Futurists have painted a bleak picture for the world’s culinary scene, predicting food will be sourced from underwater farms and artificial intelligence by 2049 if climate change isn’t taken seriously.
At a warehouse nestled in the centre of Melbourne’s Southbank, design and architecture students from Swinburne University have delivered a rare insight into a future where current food systems and cultures are extinct.
They predict that in 26 years, a large AI creature that absorbs people’s food memories before spitting out a petri dish containing that memory will exist — alongside “airconditioning jackets” and “flying cars”.
Meanwhile, extreme weather events and regular disease outbreaks will create a chicken shortage, reducing availability of the white meat as well as eggs, student Adrian Liew believes.
The only way to counteract this is to “genetically modify” chicken to make the food source more sustainable and “resilient” to the environment.
Intense heat and flooding is also predicted to reduce crop yields by 25 per cent, causing a significant strain on food production as the world population soars to 9.7 billion.
A concept known as “mindfood” will also exist where AI will play a role in visual and sensory consumption.
“We’re exploring how AI-powered ‘augmented taste’ offers a new dimension to the way we experience food, unlocking a world of sensory possibilities made possible by the machines that interface directly with our minds,” artist Ace Salama said.
Ultimately, student Adrian Pace predicted that traditional food sources will become a “distant memory, replaced by a bland, lifeless substance called ‘gloop’” – which also happens to be the name of the futurist exhibition.
While these predictions may seem unrealistic now, architecture lecturer Dr Linus Tan told news.com.au it’s very possible such forecasts could become a reality during our lifetime.
“We won’t be talking about climate change in 2049. It’ll be a changed climate by then. This changed climate will disrupt global food systems, which will drastically impact how we feed our global population of 10 billion,” he said.
“The scientific consensus overwhelmingly points towards our human activities, such as meat farming and agricultural practices, contributing to climate change.
“Without substantial efforts to revise how we produce our food, and possibly change how we perceive what makes a healthy diet, the speculations mentioned earlier could become a real scenario.”
For those still unable to visualise how climate change and new technologies will impact the world’s food supply, the Swinburne students are welcoming Melburnians to experience the “future you may not want” at the exhibition.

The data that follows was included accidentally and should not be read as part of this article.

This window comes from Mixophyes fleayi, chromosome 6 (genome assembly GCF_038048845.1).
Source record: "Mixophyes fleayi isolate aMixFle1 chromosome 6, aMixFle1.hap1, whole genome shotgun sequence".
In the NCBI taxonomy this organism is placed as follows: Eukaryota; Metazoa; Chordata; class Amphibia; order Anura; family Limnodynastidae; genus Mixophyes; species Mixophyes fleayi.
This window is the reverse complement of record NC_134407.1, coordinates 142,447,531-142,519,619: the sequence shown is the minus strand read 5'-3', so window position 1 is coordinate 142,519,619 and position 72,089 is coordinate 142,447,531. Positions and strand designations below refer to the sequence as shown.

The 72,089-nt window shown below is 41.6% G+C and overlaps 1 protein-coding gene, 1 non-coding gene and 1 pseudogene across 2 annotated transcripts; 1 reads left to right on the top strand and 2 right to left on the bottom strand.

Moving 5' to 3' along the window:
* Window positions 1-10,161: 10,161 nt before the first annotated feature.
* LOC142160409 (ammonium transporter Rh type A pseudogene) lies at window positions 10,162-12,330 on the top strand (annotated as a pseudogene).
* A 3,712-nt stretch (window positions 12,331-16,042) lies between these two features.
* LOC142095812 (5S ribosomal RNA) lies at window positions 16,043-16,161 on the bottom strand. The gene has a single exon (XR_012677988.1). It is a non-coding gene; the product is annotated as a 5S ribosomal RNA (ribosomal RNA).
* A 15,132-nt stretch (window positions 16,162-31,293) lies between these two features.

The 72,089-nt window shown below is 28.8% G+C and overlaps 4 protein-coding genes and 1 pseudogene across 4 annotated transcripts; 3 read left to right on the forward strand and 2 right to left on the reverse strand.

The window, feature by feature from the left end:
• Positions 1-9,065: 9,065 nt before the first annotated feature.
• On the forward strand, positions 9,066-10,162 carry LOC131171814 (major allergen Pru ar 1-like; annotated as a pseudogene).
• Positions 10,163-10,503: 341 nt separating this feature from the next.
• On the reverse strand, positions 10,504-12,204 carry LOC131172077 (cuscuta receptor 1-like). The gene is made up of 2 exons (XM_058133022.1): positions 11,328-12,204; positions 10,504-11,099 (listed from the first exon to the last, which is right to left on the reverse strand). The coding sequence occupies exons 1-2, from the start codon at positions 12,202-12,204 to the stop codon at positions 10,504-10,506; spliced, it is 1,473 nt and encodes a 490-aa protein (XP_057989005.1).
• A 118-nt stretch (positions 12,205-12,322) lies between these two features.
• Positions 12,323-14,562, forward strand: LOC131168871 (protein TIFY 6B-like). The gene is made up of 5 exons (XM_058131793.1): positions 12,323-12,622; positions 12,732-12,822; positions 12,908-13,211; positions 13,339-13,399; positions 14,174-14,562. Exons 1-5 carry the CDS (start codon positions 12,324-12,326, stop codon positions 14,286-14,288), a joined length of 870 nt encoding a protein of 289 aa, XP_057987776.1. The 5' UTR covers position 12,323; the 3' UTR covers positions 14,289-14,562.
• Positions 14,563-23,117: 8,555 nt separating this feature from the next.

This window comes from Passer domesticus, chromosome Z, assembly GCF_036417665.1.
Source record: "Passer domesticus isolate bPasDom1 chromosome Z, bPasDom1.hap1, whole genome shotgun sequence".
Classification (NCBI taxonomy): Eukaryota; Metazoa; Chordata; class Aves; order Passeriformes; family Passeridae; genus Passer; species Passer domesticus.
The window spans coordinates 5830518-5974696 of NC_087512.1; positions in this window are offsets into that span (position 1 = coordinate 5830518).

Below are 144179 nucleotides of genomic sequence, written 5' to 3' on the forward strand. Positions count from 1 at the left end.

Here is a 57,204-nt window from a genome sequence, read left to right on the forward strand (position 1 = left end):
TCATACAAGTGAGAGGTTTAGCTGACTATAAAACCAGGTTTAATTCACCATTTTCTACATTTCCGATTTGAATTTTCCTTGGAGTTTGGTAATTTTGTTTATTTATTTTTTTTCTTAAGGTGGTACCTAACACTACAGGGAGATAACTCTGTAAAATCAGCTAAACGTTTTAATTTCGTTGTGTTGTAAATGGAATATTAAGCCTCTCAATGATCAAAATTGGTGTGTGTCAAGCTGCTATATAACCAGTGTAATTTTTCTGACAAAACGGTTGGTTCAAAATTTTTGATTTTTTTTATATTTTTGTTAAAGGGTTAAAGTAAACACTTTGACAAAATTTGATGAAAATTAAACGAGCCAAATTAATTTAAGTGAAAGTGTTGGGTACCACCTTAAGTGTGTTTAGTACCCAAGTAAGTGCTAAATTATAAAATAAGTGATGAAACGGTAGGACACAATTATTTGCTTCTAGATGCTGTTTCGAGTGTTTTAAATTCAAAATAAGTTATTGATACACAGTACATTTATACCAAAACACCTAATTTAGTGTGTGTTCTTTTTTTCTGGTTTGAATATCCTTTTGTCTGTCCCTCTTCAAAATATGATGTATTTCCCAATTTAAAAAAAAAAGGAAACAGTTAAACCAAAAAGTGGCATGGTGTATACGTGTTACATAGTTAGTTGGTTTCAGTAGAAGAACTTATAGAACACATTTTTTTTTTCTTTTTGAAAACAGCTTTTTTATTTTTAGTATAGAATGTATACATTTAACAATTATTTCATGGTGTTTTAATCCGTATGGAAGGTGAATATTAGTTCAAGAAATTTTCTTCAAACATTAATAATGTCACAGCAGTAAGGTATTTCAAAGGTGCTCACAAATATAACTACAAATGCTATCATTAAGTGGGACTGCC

First presented at Melbourne Design Week, it provides visitors with a unique and immersive culinary experience of the year 2049.
The predictions made by students are showcased in interactive displays, with visitors encouraged to consider how they can be a catalyst for change, so that the predictions don’t become a reality.
“The Master of Architecture and Urban Design students found that the increased frequency and intensity of extreme weather events is likely to lead to greater crop failures, food shortages and food price surges,” Dr Tan said, referring to some of the most dire predictions students have showcased.
“To protect our farming activities from the harsh weather, we may have to move them underwater. Food deserts in cities may also occur, and people may have to resort to food waste as a food source, i.e. repurposing food.”
Another concept on display was “extreme cuisine” and how it will be used as a solution to feeding the world in a time of food scarcity.
“I think we may be fast approaching a future of “extreme cuisine” where food extinction may be very real, and we’ll be challenged with solutions to feed the world,” artist ARay said.
Dr Tan added that the ideas posed in the exhibition invites viewers to “stretch their imagination” to become forward thinkers.
“While it may seem rational to optimise food consumption purely for body nutrition purposes – just like gloop – I hope there is a strong community spirit to protect the art of food making, the relational bonding like in a first dinner date, and the generational-crossing of memories like grandma’s secret pasta sauce recipe, that happens when we consume food,” Dr Tan said.
Gloop was launched in collaboration with Futureology and supporting partners BETA by STH BNK and the National Gallery of Victoria. It is open to the public until June 10, with free entry. Exhibits by Slow Food Australia, Urban Plant Growers, Disruptive Business Network and food by Chef Gigi also feature in the showcase
Originally published as World’s dire future: Students exhibit how culinary scene will look in 26 years
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